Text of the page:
I went to replace plugs and could not remove. While online to see how can be removed (by way still won't budge) I read about serrvicing throttle throat. Used rubbing alcohol as recommended. Put assembly back together plus reattached plug wire
Now Service light is on have rough idle. Read owners manual said could be-bad gas-empty tank or fuel cap. Took off fuel cap, replaced and problem seemed to have gotten worse!
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Re: service Engine Soon
Make sure to check the firing order, that means every plug wire has to go to a specific spark plug, if you unplug all or more than one plug wire at same time, you might mix it, and that should be all your problem just get a firing order specifications and have it done.
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The Service Engine soon light indicates that something is likely wrong with your emissions system. It could be any number of things but it is OK to drive to a repair shop or parts shop to get the codes read. Some of these issues can cause damage if you don't get the vehicle repaired soon but you can drive it a little bit (you won't need to get it towed).
I would recommend an Autozone or Pep Boys to get the code read as it may be something as simple as replacing the gas cap.
Third cylinder back on the passenger side. I'd recommend changing all 8 coils and spark plugs. These coils don't last long, and once one goes, more will fail soon after. This job also requires removing the fuel rail to gain access to the coil and plugs. I personally have the same SUV and went through the same issue!!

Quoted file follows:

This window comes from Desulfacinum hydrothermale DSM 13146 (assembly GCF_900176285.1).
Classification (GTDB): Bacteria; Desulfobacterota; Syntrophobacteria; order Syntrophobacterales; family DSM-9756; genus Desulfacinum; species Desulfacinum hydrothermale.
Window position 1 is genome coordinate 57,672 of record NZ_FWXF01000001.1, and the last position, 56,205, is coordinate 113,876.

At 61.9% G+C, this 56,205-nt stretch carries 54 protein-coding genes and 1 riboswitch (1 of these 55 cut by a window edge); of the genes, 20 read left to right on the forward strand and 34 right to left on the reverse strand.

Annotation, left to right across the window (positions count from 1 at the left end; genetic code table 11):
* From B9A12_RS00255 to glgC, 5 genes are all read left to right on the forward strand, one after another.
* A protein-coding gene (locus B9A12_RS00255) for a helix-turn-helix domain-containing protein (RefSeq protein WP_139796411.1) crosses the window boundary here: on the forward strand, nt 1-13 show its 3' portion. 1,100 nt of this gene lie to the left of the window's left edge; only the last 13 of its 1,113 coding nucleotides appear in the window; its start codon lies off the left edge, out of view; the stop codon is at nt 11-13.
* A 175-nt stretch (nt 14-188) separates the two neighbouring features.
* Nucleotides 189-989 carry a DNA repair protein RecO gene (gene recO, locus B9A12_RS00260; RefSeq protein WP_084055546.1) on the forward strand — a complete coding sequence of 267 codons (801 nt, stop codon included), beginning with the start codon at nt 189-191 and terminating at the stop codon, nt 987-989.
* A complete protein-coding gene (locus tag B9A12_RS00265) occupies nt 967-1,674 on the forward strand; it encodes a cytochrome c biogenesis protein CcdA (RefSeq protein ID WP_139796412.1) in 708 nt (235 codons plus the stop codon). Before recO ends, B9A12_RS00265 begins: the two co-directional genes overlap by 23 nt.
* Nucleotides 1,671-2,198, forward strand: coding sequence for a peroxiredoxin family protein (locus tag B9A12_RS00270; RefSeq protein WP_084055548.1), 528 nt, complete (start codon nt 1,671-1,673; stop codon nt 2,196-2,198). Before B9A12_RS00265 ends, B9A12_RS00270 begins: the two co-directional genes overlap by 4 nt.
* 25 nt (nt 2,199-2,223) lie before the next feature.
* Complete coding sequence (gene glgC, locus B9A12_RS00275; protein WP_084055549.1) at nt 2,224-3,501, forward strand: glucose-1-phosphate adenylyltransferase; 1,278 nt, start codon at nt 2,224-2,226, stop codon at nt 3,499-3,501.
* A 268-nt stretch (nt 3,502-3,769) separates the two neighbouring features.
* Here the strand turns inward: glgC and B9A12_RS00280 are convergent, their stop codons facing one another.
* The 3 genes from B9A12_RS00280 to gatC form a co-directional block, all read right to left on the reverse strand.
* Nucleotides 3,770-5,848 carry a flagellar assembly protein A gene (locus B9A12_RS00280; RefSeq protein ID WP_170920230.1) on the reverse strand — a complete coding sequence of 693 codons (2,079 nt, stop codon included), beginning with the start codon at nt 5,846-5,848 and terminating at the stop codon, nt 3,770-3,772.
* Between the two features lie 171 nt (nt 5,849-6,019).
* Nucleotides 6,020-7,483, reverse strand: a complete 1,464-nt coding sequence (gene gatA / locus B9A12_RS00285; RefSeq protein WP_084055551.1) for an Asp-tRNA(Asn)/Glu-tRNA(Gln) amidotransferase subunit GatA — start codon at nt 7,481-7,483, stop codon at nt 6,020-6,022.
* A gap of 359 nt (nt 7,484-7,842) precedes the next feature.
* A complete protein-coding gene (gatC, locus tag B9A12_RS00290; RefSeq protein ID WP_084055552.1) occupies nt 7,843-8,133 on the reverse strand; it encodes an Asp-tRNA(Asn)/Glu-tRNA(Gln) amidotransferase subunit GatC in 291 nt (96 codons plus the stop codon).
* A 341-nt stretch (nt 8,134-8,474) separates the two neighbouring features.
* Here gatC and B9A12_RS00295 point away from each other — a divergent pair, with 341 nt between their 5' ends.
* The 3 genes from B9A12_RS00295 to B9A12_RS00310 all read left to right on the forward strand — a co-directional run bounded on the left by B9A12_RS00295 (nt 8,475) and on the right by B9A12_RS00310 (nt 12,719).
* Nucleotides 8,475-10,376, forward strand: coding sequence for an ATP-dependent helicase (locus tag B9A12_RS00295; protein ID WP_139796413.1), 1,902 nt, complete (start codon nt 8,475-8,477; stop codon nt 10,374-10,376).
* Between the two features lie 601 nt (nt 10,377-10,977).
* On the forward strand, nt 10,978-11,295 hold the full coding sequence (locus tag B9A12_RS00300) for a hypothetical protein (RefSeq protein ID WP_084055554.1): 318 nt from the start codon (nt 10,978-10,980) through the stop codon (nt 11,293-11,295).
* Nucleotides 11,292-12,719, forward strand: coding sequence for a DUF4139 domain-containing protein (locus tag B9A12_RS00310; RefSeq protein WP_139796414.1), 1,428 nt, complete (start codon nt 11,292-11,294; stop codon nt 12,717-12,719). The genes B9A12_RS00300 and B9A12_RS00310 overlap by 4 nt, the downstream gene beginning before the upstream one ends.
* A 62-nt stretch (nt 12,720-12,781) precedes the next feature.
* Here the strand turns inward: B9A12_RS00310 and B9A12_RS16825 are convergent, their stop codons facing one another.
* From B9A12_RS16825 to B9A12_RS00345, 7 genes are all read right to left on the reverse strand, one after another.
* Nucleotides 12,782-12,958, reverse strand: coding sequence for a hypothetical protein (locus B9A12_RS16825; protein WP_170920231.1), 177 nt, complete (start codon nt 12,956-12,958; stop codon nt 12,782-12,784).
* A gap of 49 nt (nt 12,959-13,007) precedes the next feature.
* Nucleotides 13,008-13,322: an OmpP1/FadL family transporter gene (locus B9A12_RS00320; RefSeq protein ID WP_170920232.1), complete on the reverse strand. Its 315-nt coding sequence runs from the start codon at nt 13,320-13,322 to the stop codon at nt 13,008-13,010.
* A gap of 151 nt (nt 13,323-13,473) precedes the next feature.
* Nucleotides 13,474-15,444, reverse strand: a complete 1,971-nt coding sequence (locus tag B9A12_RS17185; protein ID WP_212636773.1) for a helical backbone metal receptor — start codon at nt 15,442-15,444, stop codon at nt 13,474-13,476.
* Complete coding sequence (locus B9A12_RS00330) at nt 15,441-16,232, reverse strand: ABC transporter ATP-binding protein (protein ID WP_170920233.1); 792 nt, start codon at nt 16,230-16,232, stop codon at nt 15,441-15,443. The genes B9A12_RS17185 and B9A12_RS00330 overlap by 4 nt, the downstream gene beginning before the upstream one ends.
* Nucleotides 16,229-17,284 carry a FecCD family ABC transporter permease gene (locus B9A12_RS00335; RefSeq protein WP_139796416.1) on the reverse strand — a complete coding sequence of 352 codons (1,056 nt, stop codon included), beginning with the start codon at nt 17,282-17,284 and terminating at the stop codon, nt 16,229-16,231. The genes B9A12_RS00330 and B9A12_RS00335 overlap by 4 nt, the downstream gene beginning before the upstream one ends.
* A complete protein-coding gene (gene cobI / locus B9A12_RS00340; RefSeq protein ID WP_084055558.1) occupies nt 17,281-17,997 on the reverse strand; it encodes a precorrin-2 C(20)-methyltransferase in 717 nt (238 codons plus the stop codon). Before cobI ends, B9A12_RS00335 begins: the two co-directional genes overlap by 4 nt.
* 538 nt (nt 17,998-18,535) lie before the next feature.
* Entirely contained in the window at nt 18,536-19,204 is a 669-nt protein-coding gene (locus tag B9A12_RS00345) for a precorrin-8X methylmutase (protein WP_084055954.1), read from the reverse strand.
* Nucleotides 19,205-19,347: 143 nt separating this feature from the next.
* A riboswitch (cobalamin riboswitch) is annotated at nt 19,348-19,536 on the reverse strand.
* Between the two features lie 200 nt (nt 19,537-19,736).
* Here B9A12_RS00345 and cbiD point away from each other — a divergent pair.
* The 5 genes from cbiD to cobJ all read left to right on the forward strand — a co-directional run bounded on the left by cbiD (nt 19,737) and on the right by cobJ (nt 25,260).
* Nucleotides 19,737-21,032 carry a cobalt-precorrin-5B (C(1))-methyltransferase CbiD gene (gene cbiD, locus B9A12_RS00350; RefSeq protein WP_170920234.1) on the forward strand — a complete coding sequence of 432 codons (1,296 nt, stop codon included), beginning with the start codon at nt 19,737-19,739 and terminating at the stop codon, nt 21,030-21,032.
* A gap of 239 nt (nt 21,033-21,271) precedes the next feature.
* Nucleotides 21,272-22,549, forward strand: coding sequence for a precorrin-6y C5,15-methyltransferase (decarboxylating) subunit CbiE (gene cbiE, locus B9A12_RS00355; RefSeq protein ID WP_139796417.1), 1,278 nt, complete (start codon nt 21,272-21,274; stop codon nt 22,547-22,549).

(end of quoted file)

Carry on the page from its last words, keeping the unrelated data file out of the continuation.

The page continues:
you need to use an OBDII scan tool that will read any "error" codes and give you the system that will be causing the check engine light to come on. this tool will also allow you to erase the code after you have read it. write the code down as you may have to pinpoint exactly what part may have failed and needs replacing. something as simple as a loose gas cap will cause the check engine light to come on. it could be any of a dozen different emission or ignition sensors that may be bad depending on the error code. all 1996 and newer vehicles sold in the US will have the OBDII system and standard diagnostic/data link connector,which is usually under the driver side of the dash, to plug the scan tool into to read the DTC's(diagnostic trouble codes).
It NEVER was the camshaft sensor! Unless, you've removed the engine lately, which I doubt. RUN to Advance Auto Parts and buy a can of "SeaFoam" and add to your gas tank per instructions...drive at least 100 miles and the problem should go away...IF it doesn't you'll have to replace the O2 sensors in the exhaust system...Any good mechanic should be able to do this for much less $$ than the dealership DO NOT go to the dealer for repairs! Good Luck